STATE DEPARTMENT - The Chairman of the House Committee on Foreign Affairs, Representative Eliot Engel, has subpoenaed the U.S. Special Representative for Afghanistan Reconciliation, Zalmay Khalilzad, to testify at an open hearing of the committee Sept. 19.
The Democratic committee chair released a statement Thursday criticizing Secretary of State Mike Pompeo, saying he "flatly refused" to make Khalilzad available to the House Foreign Affairs Committee, ignoring multiple requests for briefings and testimony on the Afghanistan peace plan.
"More than 2,000 American troops have died in Afghanistan, and I'm fed up with this administration keeping Congress and the American people in the dark on the peace process and how we're going to bring this long war to a close," Engel wrote.
Earlier this week, President Donald Trump called off peace negotiations with the Taliban that his special envoy Khalilzad had been involved with for almost a year. Trump tweeted that he had planned to meet with Afghan President Ashraf Ghani and Taliban leaders at the presidential retreat at Camp David, in Maryland, but called it off after last week's deadly bombing in Kabul.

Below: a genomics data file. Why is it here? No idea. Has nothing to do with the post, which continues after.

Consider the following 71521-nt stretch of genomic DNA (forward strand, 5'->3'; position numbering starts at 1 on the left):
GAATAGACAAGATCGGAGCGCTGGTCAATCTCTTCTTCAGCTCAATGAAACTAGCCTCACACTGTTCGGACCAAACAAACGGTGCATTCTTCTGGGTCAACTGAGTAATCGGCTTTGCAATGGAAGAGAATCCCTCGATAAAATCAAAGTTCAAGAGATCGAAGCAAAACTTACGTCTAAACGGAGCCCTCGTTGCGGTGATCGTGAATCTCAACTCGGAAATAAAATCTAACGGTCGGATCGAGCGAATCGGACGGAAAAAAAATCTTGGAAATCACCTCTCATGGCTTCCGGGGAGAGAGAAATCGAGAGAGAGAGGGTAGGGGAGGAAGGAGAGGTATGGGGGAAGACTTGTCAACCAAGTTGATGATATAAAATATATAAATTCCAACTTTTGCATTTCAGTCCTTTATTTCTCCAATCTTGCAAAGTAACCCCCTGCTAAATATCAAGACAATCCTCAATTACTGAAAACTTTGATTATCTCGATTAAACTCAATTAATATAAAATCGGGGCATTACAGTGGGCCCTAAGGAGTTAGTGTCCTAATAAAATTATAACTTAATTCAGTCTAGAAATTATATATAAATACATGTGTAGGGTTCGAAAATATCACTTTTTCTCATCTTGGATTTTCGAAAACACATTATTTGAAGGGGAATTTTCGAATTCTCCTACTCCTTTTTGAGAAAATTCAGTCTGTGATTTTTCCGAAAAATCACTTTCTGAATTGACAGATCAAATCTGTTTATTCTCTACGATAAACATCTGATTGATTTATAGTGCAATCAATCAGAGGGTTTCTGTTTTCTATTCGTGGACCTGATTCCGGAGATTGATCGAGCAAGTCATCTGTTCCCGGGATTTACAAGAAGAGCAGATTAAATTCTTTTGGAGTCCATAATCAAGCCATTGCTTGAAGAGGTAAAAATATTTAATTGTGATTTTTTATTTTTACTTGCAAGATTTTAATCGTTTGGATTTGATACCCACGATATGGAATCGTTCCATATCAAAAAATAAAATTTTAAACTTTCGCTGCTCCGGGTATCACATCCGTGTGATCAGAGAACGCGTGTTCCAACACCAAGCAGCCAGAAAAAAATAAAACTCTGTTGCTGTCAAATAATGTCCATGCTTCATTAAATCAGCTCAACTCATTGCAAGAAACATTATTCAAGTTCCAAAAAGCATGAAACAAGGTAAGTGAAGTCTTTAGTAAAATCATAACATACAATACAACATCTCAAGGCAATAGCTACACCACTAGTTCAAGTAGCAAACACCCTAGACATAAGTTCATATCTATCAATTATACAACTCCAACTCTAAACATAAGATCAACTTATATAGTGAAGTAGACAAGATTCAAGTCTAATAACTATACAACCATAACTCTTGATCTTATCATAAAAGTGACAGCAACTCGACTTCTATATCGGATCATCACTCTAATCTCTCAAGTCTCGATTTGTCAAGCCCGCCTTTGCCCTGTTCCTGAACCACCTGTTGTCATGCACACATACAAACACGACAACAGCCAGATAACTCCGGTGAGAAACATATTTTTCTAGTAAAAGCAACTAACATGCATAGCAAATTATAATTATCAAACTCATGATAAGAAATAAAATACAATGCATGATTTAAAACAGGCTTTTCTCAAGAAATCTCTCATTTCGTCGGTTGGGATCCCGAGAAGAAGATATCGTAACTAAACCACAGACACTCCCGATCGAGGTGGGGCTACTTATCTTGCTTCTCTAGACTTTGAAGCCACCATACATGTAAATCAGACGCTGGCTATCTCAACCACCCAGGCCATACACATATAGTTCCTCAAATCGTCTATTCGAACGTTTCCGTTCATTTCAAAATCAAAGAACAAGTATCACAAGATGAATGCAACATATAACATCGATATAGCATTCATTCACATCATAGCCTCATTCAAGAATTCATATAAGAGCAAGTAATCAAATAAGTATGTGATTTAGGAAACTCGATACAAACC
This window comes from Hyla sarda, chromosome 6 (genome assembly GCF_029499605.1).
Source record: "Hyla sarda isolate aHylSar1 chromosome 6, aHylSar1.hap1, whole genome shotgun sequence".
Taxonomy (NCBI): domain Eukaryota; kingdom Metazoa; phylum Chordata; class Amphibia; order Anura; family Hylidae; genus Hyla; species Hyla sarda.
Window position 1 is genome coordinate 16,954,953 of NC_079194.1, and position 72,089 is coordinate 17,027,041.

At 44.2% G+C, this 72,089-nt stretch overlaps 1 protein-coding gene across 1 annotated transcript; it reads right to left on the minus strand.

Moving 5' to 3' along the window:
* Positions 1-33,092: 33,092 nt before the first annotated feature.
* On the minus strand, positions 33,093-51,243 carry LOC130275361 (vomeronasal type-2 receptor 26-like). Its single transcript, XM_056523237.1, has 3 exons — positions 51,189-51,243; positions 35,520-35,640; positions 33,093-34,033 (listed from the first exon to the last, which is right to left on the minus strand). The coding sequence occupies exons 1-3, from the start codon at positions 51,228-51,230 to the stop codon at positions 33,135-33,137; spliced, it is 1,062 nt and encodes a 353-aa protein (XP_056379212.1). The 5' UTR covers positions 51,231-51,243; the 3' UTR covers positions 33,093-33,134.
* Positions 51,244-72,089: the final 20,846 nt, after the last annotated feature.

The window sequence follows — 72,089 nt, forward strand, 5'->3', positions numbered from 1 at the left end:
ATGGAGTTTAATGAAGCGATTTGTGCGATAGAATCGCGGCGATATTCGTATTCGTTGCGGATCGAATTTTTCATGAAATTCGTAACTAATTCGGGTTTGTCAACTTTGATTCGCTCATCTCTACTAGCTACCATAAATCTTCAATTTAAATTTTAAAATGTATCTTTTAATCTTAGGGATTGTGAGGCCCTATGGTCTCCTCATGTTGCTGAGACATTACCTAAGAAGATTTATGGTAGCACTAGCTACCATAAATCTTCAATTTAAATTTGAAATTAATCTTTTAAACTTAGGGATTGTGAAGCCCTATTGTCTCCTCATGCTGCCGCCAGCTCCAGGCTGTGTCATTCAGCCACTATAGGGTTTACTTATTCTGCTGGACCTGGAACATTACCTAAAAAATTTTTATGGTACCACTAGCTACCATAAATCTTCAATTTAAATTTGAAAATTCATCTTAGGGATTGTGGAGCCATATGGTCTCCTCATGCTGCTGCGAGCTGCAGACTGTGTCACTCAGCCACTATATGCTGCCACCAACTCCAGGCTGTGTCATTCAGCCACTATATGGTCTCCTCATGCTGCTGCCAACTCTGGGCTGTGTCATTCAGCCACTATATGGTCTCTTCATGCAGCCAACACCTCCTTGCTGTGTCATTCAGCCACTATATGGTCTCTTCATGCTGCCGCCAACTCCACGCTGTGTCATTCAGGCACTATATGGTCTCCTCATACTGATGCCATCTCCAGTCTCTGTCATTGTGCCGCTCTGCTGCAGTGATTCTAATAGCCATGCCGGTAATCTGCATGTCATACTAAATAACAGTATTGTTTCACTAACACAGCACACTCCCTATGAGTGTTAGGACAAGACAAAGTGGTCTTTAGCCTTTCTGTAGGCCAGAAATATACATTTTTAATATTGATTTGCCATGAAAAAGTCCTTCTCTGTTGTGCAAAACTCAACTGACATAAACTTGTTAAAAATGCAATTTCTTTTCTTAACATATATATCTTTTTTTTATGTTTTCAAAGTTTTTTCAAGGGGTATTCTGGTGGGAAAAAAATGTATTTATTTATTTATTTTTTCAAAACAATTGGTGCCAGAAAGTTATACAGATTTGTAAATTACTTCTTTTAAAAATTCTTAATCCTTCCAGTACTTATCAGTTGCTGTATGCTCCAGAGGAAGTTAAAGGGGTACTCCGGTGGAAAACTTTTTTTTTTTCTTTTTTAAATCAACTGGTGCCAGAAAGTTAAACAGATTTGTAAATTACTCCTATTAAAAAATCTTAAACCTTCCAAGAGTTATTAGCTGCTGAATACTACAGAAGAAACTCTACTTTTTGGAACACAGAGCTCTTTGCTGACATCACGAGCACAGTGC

This was the first subpoena issued by the House Foreign Affairs Committee this Congress, which began Tuesday. Engel said his committee has been trying for months to get answers about the administration's Afghanistan peace efforts.
"We need to hear directly from the Administration's point person on Afghanistan to understand how this process went off the rails," he wrote.
Before the subpoena was issued Thursday, State Department spokesperson Morgan Ortagus was asked at a briefing about Khalilzad's whereabouts. She said he is in Washington, D.C., likely at the State Department, and that he is still in his job as Special Representative for Afghanistan.
Asked about the status of U.S. talks with the Afghan government and the Taliban, Ortagus said, "I mean, I think the president has made clear that for now they're dead. That's the president's directive and I don't think that there's any reason for me to go beyond that."
Ortagus said Khalilzad had been working on negotiating a way forward in Afghanistan under the president's goal of achieving peace in Afghanistan, withdrawing U.S. troops, and protecting the U.S. homeland from any future terrorist attacks.
Khalilzad's yearlong peace mission has been Washington's most dedicated push for peace, focusing not just on the Taliban, Afghanistan's government and prominent Afghan power brokers, but also on its neighbors, who are often blamed for outright interference in Afghanistan.